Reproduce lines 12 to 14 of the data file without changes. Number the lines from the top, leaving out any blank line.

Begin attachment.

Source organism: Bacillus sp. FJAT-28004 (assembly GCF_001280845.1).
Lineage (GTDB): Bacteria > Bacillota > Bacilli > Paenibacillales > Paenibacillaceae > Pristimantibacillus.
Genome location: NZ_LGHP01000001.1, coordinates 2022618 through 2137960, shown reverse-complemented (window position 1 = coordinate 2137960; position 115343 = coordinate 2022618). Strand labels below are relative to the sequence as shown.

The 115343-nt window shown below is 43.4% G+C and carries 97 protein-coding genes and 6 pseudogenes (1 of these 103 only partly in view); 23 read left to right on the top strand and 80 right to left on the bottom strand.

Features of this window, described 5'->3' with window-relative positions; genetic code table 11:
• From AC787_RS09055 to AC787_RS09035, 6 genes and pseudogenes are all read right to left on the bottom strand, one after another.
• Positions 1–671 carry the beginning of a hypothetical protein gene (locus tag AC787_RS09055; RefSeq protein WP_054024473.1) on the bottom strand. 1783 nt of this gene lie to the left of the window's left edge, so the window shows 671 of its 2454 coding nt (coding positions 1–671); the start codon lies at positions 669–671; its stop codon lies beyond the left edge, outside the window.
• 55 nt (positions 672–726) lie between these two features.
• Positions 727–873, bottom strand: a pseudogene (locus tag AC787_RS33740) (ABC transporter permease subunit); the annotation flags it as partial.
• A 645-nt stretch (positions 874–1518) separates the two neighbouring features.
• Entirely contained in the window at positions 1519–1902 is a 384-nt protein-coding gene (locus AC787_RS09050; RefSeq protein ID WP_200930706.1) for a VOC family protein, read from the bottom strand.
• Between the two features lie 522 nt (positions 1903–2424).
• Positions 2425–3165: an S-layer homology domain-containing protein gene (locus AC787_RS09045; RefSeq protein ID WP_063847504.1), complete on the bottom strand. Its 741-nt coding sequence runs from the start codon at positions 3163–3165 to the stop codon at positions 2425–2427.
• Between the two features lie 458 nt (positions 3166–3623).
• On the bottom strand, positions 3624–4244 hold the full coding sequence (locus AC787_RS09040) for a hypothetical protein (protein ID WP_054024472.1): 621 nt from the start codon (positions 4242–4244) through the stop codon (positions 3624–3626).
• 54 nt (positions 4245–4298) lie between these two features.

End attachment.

• Between the two features lie 522 nt (positions 1903–2424).
• Positions 2425–3165: an S-layer homology domain-containing protein gene (locus AC787_RS09045; RefSeq protein ID WP_063847504.1), complete on the bottom strand. Its 741-nt coding sequence runs from the start codon at positions 3163–3165 to the stop codon at positions 2425–2427.
• Between the two features lie 458 nt (positions 3166–3623).